BEIJING • China plans to establish a system to ensure "national security" in technology, state media reported yesterday, amid an expanding trade war with the US that has snared Chinese tech titan Huawei.
China's top economic planning agency, the National Development and Reform Commission (NDRC), has been tasked with establishing a list system to "more effectively forestall and defuse national security risks", the official Xinhua news agency reported, adding that "detailed measures will be unveiled in the near future".
Washington and Beijing resumed their trade battle last month when trade talks in the United States ended without a deal and US President Donald Trump raised tariffs on US$200 billion (S$272 billion) in Chinese goods, which Beijing retaliated to with its own tariff hike on billions worth of US goods.
The trade war has stepped up in recent weeks with Washington's move to blacklist Huawei.
The US Commerce Department placed Huawei on an "entity list" on the grounds of national security on May 16, a move that curbs its access to US-made components it needs for its equipment. A 90-day reprieve was later issued.
"Based on what I know, China is building a management mechanism to protect China's key technologies," Mr Hu Xijin, editor of the nationalistic state-run tabloid Global Times said yesterday on Twitter.
"This is a major step to improve its system, and also a move to counter the US crackdown. Once taking effect, some technology exports to the US will be subject to the control," he added.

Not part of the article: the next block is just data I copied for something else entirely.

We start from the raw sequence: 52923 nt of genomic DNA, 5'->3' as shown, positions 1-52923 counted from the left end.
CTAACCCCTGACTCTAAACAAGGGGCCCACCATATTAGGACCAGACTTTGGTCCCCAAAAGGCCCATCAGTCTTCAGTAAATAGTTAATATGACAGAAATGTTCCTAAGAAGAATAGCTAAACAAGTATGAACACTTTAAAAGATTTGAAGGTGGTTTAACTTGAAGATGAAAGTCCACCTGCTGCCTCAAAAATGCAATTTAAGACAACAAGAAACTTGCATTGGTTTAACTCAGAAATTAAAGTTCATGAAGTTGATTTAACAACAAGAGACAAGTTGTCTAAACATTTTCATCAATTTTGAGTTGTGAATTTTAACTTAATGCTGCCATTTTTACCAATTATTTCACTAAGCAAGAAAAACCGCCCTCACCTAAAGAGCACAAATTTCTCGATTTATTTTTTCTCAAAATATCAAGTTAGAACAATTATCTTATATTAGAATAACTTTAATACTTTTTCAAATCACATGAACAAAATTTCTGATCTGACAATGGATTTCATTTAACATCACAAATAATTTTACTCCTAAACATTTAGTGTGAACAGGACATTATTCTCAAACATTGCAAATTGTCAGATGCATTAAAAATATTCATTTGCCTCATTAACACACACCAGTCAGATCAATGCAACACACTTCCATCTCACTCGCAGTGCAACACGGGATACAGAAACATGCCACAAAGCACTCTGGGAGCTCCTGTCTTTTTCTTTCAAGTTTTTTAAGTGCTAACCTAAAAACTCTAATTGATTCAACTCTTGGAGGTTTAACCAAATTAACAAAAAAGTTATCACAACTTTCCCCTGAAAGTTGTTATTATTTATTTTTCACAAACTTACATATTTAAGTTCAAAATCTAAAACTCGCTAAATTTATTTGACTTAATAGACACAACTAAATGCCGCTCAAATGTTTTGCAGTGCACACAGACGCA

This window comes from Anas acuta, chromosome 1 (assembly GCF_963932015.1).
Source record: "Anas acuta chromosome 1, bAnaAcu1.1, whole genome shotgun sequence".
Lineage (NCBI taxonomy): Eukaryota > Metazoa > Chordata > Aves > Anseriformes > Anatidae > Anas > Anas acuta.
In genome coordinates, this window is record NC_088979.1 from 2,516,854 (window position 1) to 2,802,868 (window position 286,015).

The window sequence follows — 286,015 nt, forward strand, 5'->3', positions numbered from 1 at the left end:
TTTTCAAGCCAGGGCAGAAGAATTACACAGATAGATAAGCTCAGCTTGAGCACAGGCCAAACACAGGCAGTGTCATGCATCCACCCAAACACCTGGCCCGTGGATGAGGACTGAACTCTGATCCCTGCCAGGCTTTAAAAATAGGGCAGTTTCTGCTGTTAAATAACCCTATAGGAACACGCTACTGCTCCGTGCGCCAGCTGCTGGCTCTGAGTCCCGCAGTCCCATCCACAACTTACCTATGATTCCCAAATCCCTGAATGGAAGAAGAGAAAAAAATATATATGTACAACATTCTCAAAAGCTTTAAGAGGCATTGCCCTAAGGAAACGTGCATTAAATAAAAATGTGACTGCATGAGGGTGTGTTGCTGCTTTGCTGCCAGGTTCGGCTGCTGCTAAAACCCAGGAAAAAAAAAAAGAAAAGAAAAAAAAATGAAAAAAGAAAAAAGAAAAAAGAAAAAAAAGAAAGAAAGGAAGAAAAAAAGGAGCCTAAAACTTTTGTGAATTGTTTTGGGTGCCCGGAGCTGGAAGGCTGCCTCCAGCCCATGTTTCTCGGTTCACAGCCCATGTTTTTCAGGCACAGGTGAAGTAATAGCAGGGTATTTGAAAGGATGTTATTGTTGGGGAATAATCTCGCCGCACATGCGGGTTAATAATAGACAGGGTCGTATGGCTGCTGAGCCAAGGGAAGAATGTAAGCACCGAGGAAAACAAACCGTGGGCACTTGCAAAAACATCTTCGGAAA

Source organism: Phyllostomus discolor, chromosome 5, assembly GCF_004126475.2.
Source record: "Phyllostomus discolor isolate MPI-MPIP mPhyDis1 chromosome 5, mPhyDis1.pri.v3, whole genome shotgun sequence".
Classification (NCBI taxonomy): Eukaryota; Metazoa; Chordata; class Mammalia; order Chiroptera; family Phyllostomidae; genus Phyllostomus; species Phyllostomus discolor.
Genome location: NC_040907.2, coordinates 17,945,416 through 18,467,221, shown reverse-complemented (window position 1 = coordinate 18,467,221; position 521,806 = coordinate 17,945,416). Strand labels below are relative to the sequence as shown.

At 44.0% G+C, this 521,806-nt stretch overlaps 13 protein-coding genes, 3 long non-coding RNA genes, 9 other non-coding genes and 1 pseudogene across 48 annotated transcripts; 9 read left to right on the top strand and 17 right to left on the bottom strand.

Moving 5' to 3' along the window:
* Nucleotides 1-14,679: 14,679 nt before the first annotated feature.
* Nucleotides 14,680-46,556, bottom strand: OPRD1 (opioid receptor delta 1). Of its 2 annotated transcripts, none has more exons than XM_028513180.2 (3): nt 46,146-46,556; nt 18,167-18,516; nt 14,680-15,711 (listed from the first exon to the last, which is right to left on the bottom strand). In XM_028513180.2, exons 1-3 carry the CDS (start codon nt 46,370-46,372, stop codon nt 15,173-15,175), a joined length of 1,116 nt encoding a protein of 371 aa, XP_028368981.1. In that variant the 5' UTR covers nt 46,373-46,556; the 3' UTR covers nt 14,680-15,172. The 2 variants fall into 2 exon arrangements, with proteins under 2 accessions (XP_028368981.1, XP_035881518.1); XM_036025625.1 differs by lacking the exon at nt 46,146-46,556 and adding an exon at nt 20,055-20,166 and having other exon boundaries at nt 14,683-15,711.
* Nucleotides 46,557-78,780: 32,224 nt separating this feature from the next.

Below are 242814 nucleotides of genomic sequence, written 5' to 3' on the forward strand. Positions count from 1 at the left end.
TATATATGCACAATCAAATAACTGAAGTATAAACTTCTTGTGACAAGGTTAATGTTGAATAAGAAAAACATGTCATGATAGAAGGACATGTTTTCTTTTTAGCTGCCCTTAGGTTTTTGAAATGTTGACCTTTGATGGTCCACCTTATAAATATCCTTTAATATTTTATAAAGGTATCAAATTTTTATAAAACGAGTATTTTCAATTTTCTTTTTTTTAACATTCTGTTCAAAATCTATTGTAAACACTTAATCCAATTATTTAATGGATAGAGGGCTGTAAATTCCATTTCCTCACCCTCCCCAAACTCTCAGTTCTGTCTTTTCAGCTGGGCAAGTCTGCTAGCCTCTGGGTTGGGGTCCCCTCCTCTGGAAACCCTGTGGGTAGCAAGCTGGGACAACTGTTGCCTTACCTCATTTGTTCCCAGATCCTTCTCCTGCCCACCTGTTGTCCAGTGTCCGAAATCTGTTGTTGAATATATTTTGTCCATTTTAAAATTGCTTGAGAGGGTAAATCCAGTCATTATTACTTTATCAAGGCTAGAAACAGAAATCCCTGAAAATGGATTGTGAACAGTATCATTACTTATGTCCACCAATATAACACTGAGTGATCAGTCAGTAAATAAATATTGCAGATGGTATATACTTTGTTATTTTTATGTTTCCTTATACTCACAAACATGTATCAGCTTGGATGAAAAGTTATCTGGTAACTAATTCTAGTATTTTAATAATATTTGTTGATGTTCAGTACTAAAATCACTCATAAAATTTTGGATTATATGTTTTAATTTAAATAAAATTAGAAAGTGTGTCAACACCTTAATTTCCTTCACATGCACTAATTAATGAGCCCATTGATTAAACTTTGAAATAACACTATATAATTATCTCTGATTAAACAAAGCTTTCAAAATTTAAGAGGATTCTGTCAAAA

The Chinese government has also summoned major tech firms from the US and elsewhere to warn that they could face dire consequences if they cooperate with the Trump administration's ban on sales of key American technology to Chinese companies, according to people familiar with the meetings.
Held on Tuesday and Wednesday, the meetings came soon after Beijing's announcement that it was assembling a list of "unreliable" companies and individuals.
That list was widely seen as a way of hitting back at the Trump administration for its decision on Huawei.
The meetings last week were led by the NDRC, and attended by representatives from the Ministry of Commerce and Ministry of Industry and Information Technology, who addressed their remarks to a broad range of firms that export goods to China, two sources said.
The involvement of three government bodies suggested a high level of coordination and likely approval from the very top of China's leadership structure.
Mr Paul Triolo, head of geo-technology at consultancy Eurasia Group, said the trade spat had major political implications for Chinese President Xi Jinping.
"Mr Xi and the party will be seen as unable to defend China's economic future" if the confrontation with the US does major damage to Huawei and throws off China's roll-out of the next generation of 5G wireless technology, he said.